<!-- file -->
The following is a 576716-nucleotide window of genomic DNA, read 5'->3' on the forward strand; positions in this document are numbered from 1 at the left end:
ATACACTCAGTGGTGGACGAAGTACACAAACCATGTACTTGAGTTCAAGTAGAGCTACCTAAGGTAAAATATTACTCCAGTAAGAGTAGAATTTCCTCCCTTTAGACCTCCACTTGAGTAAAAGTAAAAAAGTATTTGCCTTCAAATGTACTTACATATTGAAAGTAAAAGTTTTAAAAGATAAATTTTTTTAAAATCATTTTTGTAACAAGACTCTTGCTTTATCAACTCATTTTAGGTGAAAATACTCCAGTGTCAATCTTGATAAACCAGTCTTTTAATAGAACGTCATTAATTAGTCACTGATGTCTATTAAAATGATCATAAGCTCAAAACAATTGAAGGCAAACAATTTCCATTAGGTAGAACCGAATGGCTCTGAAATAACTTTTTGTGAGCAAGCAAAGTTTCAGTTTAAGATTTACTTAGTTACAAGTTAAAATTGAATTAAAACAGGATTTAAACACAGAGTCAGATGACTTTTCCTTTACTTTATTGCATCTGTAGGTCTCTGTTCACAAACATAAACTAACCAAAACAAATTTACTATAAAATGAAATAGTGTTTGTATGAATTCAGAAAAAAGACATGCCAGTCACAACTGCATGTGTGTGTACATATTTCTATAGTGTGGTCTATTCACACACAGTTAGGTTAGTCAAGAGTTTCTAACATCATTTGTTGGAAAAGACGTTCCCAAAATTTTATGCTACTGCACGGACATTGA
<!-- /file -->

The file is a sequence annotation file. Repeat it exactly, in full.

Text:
The following is a 576716-nucleotide window of genomic DNA, read 5'->3' on the forward strand; positions in this document are numbered from 1 at the left end:
ATACACTCAGTGGTGGACGAAGTACACAAACCATGTACTTGAGTTCAAGTAGAGCTACCTAAGGTAAAATATTACTCCAGTAAGAGTAGAATTTCCTCCCTTTAGACCTCCACTTGAGTAAAAGTAAAAAAGTATTTGCCTTCAAATGTACTTACATATTGAAAGTAAAAGTTTTAAAAGATAAATTTTTTTAAAATCATTTTTGTAACAAGACTCTTGCTTTATCAACTCATTTTAGGTGAAAATACTCCAGTGTCAATCTTGATAAACCAGTCTTTTAATAGAACGTCATTAATTAGTCACTGATGTCTATTAAAATGATCATAAGCTCAAAACAATTGAAGGCAAACAATTTCCATTAGGTAGAACCGAATGGCTCTGAAATAACTTTTTGTGAGCAAGCAAAGTTTCAGTTTAAGATTTACTTAGTTACAAGTTAAAATTGAATTAAAACAGGATTTAAACACAGAGTCAGATGACTTTTCCTTTACTTTATTGCATCTGTAGGTCTCTGTTCACAAACATAAACTAACCAAAACAAATTTACTATAAAATGAAATAGTGTTTGTATGAATTCAGAAAAAAGACATGCCAGTCACAACTGCATGTGTGTGTACATATTTCTATAGTGTGGTCTATTCACACACAGTTAGGTTAGTCAAGAGTTTCTAACATCATTTGTTGGAAAAGACGTTCCCAAAATTTTATGCTACTGCACGGACATTGA